Except it turns out that maybe I’m giving people too much credit. I’d assumed they were mostly just stupid enough to think that their personal indignation means a damn when it comes to other people’s freedom to exercise their own business. But apparently a lot of them are a whole different breed of idiot.

Just barely half of people recently polled believed that there is a constitutional right to build a religious building on privately owned property. Almost half either were convinced that no such right exists, or were not sure.

And although there is a notable split along party lines, that’s not especially comforting either. One in four Democrats also gave this question a firm “No”.

I’d really like to see the answers to some follow-up questions here. Do this quarter of Democrats – and more than half of Republicans – think that a Christian church would also be illegal in this location? Or do they think that the First Amendment contains a special provision to account for when people would be upset? Maybe they’ve read a little-known footnote added by Thomas Jefferson at the last minute, reading “unless they look foreign and weird”?

The most elaborate argument any of them have against this centre – the most profound and compelling reason they can find for restricting other people’s rights – is essentially a tutting noise.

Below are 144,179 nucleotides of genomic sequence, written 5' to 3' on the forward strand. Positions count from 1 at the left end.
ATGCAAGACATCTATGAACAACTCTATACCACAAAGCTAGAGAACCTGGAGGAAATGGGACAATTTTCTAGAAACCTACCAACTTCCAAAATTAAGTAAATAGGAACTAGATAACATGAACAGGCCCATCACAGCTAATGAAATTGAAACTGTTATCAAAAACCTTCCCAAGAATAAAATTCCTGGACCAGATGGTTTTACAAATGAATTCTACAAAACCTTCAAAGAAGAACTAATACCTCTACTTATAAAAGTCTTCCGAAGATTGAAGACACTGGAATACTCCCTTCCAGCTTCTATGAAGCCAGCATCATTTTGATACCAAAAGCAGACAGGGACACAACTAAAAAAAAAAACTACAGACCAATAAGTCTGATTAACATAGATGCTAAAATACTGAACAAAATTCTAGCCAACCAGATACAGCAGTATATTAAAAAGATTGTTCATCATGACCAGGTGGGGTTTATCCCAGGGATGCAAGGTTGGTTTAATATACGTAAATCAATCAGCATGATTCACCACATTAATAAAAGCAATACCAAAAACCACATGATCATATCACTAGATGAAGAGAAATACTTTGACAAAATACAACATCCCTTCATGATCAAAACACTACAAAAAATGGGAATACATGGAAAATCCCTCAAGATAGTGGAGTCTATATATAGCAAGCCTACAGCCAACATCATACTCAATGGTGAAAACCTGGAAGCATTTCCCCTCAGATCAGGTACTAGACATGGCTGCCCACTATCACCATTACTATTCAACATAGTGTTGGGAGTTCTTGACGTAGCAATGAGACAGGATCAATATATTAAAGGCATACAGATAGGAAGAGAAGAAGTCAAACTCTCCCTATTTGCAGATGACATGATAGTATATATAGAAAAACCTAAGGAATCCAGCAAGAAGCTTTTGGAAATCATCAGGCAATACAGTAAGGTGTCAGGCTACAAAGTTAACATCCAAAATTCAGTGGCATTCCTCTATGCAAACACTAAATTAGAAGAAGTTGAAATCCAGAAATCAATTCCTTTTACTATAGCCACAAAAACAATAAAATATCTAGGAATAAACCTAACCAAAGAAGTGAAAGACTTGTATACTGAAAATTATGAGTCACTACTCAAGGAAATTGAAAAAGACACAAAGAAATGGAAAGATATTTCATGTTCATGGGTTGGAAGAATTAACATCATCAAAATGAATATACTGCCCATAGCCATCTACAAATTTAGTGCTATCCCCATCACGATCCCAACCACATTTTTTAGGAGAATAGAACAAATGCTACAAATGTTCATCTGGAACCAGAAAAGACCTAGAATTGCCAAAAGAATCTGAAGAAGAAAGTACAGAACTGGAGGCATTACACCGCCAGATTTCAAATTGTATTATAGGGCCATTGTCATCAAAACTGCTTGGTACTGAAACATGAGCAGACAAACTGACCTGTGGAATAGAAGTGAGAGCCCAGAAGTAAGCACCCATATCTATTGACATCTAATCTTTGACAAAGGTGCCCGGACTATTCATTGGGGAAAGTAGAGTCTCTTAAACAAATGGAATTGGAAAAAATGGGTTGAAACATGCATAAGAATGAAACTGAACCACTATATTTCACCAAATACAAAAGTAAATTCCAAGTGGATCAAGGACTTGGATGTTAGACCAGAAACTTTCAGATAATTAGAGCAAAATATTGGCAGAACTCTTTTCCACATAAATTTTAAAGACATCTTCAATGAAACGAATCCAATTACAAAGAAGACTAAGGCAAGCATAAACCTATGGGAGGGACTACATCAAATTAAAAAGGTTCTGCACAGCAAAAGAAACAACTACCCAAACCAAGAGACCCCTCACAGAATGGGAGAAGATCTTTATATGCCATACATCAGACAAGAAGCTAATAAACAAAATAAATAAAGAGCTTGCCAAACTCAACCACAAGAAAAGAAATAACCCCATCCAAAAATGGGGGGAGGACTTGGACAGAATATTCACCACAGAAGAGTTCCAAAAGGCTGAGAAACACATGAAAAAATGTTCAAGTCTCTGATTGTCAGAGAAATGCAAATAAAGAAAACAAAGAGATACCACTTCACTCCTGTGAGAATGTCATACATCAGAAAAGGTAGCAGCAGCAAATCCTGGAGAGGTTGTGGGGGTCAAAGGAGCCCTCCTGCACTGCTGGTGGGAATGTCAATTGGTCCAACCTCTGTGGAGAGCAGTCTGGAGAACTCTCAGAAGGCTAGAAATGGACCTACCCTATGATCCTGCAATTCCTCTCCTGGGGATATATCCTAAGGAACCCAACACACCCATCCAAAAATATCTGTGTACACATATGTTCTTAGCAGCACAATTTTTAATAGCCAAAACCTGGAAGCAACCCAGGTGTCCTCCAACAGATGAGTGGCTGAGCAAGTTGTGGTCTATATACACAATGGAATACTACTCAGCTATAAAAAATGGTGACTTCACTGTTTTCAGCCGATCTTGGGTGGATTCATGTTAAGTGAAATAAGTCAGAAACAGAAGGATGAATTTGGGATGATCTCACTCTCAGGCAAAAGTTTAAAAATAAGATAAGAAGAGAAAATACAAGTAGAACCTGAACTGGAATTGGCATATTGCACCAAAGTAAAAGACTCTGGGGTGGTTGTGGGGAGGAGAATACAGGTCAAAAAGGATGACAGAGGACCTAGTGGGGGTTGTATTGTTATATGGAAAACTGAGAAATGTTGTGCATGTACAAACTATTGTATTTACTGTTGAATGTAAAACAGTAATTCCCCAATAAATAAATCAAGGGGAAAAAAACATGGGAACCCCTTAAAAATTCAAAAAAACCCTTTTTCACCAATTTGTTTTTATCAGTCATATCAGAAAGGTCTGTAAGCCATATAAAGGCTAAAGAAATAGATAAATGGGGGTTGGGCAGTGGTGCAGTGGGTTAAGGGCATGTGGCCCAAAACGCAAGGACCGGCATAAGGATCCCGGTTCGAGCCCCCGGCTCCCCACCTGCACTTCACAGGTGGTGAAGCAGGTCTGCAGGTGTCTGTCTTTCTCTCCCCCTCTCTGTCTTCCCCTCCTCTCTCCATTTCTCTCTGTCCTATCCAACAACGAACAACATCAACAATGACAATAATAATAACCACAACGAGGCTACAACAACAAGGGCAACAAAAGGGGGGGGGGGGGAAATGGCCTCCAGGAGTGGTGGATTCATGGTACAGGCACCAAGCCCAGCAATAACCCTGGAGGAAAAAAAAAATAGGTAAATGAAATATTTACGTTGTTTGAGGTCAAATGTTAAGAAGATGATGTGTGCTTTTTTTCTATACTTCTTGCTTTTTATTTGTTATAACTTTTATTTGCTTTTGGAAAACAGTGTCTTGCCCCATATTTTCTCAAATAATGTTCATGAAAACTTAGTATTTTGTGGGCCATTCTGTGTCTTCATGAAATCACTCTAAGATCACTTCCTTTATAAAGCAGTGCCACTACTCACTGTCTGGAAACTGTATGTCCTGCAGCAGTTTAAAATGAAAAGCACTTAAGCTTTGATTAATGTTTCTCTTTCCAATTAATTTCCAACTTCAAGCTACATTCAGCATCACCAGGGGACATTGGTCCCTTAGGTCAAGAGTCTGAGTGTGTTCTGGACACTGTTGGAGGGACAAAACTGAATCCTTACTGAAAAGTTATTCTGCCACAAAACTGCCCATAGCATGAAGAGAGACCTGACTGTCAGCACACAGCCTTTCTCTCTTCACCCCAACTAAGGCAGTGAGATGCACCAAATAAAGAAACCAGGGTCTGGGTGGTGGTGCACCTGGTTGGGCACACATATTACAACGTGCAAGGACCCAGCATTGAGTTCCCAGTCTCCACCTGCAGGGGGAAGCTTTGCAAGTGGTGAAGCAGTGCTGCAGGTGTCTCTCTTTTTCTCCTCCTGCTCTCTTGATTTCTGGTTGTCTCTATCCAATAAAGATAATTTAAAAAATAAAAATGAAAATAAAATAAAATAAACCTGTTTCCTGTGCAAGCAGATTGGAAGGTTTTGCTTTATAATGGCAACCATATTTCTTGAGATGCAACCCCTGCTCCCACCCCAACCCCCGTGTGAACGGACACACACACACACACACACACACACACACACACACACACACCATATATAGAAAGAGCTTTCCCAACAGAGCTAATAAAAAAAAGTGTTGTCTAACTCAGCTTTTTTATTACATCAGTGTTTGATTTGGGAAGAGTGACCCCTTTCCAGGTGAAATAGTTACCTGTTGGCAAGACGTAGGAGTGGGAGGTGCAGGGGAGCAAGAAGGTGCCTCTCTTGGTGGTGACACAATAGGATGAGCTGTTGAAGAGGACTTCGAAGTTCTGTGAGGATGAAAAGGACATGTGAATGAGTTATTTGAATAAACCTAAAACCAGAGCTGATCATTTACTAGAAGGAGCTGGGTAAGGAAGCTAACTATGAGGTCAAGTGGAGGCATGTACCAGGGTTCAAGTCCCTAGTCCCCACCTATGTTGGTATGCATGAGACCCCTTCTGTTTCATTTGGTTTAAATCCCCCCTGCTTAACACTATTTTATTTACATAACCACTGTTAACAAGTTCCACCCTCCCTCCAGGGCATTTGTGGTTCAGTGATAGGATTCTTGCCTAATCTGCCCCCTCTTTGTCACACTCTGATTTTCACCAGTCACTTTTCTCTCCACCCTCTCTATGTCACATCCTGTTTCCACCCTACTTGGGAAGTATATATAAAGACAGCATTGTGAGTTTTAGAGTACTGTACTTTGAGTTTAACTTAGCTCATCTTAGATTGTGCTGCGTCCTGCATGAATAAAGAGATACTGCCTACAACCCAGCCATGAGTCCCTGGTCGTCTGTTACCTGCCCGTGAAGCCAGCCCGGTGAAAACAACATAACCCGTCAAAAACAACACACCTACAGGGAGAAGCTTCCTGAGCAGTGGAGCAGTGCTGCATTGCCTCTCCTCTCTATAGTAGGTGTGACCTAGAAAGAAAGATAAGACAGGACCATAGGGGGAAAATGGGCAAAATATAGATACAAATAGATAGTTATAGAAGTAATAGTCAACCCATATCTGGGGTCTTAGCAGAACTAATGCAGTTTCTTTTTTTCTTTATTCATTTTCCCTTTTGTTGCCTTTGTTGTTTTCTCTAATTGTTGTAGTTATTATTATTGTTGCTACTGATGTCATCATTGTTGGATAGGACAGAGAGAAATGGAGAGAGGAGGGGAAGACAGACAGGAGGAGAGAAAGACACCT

I sometimes wonder why it always seems to be the lunatic right who are incapable of distinguishing their own personal preferences from everybody else’s rights, and why they’re the ones who assume that anyone else is ever obliged to give a fuck about where their moral outrage is pointed this time. Apparently this is my answer. There’s no hope on the left, either.

Sigh.

No, you know what, fuck that. I’m not ending this on a sigh, and just exasperatedly concluding that the world is doomed. There are still large swathes of people out there – millions of them, perhaps even a majority – who are capable of looking beyond the still raw wound of this colossal violation, and not letting it taint their perception of the entire world from then on. A lot of people can still maintain the presence of mind to distinguish the hateful from the innocent, even in the wake of national and personal bereavement. There are many people responding to the Islamic community in America with compassion, and establishing relationships even with those religious people who share a faith with the terrorist monsters behind this atrocity.